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MAYORAL CANDIDATES FOR ROSSLAND: Andy Morel and Kim LaFond

Submitted photo: Mayoral candidate Andy Morel surrounded by airborne bees. Kim LaFond did not submit a photo.

Published here in the order received -- our two mayoral candidates’ answers to the questions posed by the Rossland Telegraph (RT). These answers are  not edited, except that any response longer than the word limit imposed has been shortened to fit within it, without changing the meaning of the answer.

One of these two men will be Rossland’s next mayor.  The choice is ours, Rossland voters. Exciting times!

ANDY MOREL:

RT:    Brief personal introduction:

MOREL:   I have been a Rossland resident for 24 years and have loved the Community since moving here. I have seen substantial change as Rossland has grown and transitioned into a vibrant, year-round tourist destination and an attractive permanent home for many newcomers with renewed energy and an increased youthful and active population.

I have been a City Councillor for the past 8 years and Representative to the Regional District of Kootenay Boundary for the past Council Term and have gained the knowledge and experience needed to help shape Rossland’s future.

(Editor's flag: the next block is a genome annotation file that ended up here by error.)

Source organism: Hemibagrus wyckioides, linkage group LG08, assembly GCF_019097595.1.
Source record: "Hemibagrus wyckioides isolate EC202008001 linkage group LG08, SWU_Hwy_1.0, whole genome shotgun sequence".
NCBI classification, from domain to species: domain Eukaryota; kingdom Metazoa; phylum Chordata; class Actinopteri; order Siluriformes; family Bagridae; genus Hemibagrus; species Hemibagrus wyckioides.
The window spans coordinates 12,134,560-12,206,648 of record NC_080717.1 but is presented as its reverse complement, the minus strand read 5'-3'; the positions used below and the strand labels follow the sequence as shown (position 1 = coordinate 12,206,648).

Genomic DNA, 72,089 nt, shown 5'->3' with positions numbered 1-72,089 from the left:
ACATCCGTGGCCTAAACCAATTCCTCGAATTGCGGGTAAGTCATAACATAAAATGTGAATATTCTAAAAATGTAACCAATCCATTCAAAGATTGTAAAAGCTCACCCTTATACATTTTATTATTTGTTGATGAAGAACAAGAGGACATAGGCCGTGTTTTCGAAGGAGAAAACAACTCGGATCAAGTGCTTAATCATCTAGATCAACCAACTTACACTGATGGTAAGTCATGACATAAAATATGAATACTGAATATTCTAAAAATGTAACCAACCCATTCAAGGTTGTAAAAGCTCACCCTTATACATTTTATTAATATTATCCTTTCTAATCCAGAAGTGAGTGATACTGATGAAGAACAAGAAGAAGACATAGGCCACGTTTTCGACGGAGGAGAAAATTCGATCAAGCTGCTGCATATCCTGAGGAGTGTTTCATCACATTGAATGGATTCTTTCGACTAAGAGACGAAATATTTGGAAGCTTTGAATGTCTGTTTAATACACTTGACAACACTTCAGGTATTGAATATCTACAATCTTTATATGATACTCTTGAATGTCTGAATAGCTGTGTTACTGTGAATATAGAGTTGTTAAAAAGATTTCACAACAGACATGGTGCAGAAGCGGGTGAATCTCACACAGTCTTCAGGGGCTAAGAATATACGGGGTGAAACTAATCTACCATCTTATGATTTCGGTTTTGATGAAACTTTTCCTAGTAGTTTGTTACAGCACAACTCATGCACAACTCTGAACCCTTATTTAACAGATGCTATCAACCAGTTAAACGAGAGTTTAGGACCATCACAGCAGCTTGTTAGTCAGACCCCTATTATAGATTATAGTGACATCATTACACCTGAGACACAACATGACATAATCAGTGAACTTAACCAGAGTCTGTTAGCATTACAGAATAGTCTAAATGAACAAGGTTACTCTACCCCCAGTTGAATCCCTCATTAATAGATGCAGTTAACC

I have owned and operated a retail outdoor sports store, worked in home improvement, and health care management. I have a diploma in Recreational Leadership.

I am a past board member for Rossland Council for Arts and Culture and Black Jack Ski Club, where I am also a past president.

I am a Cross-Country Ski Instructor, a backyard farmer, father, and doting grandfather.

Municipal politics keeps me busy, but in my spare time I can be found either working on my home retrofit, gardening, and tending to my bees, or enjoying the outdoor pursuits the Kootenays have to offer.

RT:    Mayors can have a big effect on tone-setting and teamwork on municipal councils.  How would you like Rossland’s council members to interact with each other when contentious topics bring out differences of opinion?  

MOREL:   Setting the tone early is important. Staff and professional team-building opportunities set up the Council for success, and workshops are already being organized.

Preceding Councils and staff have worked to establish rules of engagement and expectations for appropriate behaviour at the Council table and in the greater community.